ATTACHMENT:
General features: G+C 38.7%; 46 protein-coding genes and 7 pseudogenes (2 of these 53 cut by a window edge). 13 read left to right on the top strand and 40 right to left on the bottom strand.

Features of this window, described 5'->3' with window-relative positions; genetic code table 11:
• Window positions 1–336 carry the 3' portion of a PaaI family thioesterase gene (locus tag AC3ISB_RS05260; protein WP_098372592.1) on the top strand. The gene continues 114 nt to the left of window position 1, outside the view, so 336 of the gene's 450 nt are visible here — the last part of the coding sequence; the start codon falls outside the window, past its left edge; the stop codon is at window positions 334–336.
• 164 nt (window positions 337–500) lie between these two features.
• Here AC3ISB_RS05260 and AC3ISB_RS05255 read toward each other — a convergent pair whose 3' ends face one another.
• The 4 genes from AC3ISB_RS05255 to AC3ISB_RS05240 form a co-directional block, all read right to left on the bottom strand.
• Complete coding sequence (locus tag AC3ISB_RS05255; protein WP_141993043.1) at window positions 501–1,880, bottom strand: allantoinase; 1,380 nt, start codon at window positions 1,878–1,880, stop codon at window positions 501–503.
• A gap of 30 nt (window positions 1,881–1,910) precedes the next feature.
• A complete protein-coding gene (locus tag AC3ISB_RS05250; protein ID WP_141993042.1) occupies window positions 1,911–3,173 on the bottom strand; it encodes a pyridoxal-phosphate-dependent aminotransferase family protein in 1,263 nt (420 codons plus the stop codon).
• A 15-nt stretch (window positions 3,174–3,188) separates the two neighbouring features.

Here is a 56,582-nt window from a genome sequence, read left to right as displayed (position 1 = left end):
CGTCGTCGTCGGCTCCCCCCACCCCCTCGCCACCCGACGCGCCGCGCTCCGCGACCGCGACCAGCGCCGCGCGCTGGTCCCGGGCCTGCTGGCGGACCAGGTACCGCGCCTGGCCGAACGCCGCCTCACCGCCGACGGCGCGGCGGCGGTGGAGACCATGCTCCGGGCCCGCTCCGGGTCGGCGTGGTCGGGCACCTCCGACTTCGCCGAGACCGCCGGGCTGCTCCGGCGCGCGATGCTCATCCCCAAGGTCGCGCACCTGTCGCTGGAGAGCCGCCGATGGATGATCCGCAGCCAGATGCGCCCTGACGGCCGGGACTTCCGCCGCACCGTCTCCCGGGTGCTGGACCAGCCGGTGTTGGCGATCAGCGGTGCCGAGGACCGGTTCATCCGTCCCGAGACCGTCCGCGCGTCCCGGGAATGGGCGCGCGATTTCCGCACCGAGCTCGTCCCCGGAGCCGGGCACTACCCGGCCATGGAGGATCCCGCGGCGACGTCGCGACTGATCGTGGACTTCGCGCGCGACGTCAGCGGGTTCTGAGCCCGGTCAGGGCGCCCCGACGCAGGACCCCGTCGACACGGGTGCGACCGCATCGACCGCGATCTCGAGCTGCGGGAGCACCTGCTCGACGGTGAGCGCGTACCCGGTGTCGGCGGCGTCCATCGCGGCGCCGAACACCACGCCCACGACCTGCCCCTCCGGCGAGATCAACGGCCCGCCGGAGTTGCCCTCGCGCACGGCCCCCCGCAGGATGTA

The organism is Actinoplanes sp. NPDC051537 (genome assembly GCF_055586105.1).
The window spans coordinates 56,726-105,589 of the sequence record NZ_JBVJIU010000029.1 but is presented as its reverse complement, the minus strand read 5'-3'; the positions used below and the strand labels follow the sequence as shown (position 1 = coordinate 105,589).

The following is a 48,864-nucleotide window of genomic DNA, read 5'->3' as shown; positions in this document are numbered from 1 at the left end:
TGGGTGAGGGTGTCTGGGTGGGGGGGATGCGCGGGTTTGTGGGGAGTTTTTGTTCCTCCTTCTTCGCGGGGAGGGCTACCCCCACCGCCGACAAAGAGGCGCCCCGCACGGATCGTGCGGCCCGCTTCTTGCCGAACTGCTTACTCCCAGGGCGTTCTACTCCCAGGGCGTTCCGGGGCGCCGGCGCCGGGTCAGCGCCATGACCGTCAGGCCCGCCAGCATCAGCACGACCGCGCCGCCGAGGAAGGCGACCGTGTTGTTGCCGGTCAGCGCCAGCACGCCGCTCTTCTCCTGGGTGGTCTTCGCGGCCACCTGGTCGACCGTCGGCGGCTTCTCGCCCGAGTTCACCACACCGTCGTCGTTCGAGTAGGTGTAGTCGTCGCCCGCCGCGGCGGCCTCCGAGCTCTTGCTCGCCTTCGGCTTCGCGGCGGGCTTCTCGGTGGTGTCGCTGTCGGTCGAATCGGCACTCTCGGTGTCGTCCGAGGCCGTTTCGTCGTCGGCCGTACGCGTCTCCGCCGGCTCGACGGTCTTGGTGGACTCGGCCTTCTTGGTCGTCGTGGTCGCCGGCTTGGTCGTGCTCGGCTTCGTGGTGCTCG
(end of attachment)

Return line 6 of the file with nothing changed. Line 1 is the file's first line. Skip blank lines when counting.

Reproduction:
• The 4 genes from AC3ISB_RS05255 to AC3ISB_RS05240 form a co-directional block, all read right to left on the bottom strand.